Jim Weinstein: How we can increase price transparency in health care

by Dr. Jim Weinstein

Note: This op-ed originally appeared in the New Hampshire Union Leader on Oct. 2, 2014


There has been a great deal of focus in recent months on hospital prices and the need for more public reporting — more transparency.

I couldn’t agree more, and that’s why Dartmouth-Hitchcock posts its prices for common procedures on its web site.

But knowing price only gives you one part of what one needs to know. Think about it: when you buy anything else, whether it’s a car or a washing machine, or a service like having your house painted, you want to know the price ahead of your purchase.

In addition though, you want to know about the quality and how it performs against other products on the market.

Most don’t automatically buy the cheapest car; most buy the one that gives them the most value for their money. You look at mileage, maintenance, reviews from over the counter products like Consumer Reports, you look on websites and talk to friends about their experience, and then you make your decision.

Unless you know the quality and performance of the product of interest, buying simply based on price is flying blind.

Well, today U.S. Health Care Airlines is flying blind.

Health Care Airlines has no instrument panels, no gauges to tell us how high we are flying, how much fuel we have and yet everyday, tens of thousands of patients and families are getting on board and trusting that they’ll get to their destination safely. Thankfully, most all do, because of the excellent training and skills of their physicians, nurses, and other health professionals.

In health care, our instrument panel is data. In a sustainable health system, data is critical to our ability to measure quality and deliver transparent value to the patients and families we serve.

Imagine if in addition to being able to obtain the price of any medical procedure you’re contemplating, you could get information about quality and actual outcomes. After all, we can look at the side of any cereal box and it will list what is inside; why not your health care system, your doctor, your hospital, or why not all three.

In a transparent sustainable health system, here are some questions every patient should be able to ask of me or any health care provider, to make a value-based judgment about where to have their surgery or treatment:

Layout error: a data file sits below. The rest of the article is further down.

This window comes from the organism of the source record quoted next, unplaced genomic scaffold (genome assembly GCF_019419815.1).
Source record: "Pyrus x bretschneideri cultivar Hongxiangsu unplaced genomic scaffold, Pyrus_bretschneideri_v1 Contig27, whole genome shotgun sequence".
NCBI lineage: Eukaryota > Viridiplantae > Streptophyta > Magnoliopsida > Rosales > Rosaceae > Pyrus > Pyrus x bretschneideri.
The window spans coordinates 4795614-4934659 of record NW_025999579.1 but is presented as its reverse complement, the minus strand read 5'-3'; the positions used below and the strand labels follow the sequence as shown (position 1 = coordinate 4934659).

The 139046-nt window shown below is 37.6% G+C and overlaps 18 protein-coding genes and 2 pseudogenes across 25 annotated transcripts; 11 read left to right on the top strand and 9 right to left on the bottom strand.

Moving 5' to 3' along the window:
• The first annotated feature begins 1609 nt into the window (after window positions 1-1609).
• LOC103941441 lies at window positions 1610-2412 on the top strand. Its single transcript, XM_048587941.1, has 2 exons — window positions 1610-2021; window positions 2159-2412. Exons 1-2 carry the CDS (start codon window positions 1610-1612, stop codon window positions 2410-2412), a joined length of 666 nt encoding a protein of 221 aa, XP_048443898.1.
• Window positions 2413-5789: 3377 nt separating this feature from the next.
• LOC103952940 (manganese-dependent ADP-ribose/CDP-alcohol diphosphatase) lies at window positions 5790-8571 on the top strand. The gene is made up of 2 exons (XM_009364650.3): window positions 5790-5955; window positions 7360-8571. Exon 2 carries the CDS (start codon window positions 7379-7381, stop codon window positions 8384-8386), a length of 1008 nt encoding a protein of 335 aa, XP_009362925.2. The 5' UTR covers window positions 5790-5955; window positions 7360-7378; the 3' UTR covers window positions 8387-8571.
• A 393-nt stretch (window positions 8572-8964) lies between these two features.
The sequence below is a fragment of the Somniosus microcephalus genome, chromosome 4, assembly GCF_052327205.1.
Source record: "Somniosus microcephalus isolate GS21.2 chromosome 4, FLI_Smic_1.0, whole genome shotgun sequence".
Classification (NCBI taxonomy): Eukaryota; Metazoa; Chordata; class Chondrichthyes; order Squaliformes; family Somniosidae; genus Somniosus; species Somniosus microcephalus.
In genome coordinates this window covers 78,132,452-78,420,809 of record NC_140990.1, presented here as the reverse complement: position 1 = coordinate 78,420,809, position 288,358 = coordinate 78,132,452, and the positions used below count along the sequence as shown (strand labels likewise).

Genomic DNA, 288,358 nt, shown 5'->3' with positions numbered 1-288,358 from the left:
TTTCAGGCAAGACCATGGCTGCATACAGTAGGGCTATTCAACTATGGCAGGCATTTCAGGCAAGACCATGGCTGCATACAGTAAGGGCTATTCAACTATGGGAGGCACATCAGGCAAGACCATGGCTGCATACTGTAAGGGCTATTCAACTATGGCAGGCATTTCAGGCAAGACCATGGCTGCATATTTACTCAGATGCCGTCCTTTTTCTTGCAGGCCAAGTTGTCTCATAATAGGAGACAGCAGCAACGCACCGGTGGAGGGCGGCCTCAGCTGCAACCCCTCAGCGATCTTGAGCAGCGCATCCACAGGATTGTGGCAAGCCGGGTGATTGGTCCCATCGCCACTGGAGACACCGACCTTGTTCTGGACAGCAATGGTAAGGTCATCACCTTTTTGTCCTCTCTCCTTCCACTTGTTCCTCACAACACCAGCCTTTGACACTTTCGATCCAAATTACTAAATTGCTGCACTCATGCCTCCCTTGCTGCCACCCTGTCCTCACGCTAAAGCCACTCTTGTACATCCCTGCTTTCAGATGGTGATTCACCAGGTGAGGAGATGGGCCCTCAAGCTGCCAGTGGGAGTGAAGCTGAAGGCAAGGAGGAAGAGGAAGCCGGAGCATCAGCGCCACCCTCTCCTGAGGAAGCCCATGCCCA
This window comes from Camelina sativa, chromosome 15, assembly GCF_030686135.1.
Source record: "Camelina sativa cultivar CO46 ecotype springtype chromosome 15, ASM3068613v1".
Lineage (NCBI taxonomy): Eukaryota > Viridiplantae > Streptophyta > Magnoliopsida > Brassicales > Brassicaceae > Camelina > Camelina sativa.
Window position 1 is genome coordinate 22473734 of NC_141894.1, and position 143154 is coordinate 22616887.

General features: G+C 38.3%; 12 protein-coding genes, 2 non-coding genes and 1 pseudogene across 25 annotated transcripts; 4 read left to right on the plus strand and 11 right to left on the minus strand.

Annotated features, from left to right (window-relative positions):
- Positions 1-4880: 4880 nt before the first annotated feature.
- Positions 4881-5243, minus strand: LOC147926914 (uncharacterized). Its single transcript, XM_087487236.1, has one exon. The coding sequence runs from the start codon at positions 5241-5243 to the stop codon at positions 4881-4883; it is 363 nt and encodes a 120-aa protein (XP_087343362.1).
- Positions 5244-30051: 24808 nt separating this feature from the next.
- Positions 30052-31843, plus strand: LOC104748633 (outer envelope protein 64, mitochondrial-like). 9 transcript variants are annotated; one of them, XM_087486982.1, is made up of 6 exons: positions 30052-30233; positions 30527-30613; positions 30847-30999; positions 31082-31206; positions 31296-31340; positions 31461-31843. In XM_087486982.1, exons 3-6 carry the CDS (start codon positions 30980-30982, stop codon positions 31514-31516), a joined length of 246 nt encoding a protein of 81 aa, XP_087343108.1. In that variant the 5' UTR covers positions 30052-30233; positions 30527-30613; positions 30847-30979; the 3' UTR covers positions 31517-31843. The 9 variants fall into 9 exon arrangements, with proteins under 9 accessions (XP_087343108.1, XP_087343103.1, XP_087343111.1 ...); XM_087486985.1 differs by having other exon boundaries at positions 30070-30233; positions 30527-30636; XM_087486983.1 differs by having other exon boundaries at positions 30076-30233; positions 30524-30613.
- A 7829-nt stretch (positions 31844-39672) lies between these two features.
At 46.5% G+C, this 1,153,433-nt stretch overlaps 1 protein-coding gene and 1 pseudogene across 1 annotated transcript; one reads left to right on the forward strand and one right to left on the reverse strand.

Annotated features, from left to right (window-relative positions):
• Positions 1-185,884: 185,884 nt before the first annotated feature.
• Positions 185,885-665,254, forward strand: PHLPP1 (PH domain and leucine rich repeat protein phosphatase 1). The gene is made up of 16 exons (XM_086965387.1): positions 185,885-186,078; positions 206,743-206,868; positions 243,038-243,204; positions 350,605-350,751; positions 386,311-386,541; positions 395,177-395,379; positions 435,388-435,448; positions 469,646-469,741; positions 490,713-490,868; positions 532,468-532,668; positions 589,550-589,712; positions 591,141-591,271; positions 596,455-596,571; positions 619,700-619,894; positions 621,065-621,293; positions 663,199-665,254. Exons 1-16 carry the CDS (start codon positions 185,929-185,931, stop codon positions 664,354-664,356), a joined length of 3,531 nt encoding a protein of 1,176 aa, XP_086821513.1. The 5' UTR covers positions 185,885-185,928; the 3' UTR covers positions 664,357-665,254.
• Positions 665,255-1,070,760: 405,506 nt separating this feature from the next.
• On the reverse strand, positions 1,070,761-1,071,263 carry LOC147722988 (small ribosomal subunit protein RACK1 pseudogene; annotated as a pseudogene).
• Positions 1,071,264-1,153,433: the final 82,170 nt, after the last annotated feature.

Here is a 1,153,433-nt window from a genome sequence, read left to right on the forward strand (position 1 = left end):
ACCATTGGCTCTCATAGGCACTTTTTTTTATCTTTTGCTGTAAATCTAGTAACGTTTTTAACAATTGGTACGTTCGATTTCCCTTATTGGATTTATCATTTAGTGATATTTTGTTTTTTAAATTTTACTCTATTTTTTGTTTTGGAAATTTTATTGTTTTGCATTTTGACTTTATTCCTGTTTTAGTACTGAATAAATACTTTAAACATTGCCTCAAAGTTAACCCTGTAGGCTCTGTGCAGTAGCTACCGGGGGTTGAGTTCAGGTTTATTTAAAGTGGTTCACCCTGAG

• How many of these procedures or treatments did you do this year, last year?
  • What were/are your results/ outcomes at 3, 6, 12 and 24 months?
  • What percentage of your patients experience complications?
  • What is the average cost for the procedure you are recommending and what will be my personal out of pocket expense?
  • What do your patients say about how they do and how they feel about the results?
  • Can you show me data from your practice to help me answer these questions to help me make my decision?

It’s the last question that’s often most important. I would suggest that 9 times out of 10, your provider will have to answer no; he or she doesn’t have the data.

That’s where we’re flying blind.

Patients in most cases don’t have the information that allows them to make an informed choice/decision. It’s not that the physicians are trying to hide anything; most doctors and health providers don’t have the tools to collect and or share this important information.

That’s why at Dartmouth-Hitchcock we not only report our prices, but we report our outcomes — our results. And we include patient-reported outcomes – how the patient reports their perceived outcomes, their experience on how well they feel and/or function following their treatment and or procedure.

Sometimes the results aren’t as good as we’d like them to be, but the fact that we collect and share such information is a necessary ingredient if we are to have a truly transparent and sustainable health system. It is only because we collect and share this kind of information that we can improve and actually track those improvements. As the saying goes, “you can’t manage what you can’t measure.”

By all means, pricing transparency is essential in health care. But let’s not stop there. We need more transparency so patients can compare quality and outcomes to make a truly informed choice.

Dr. Jim Weinstein is president and CEO of Dartmouth-Hitchcock.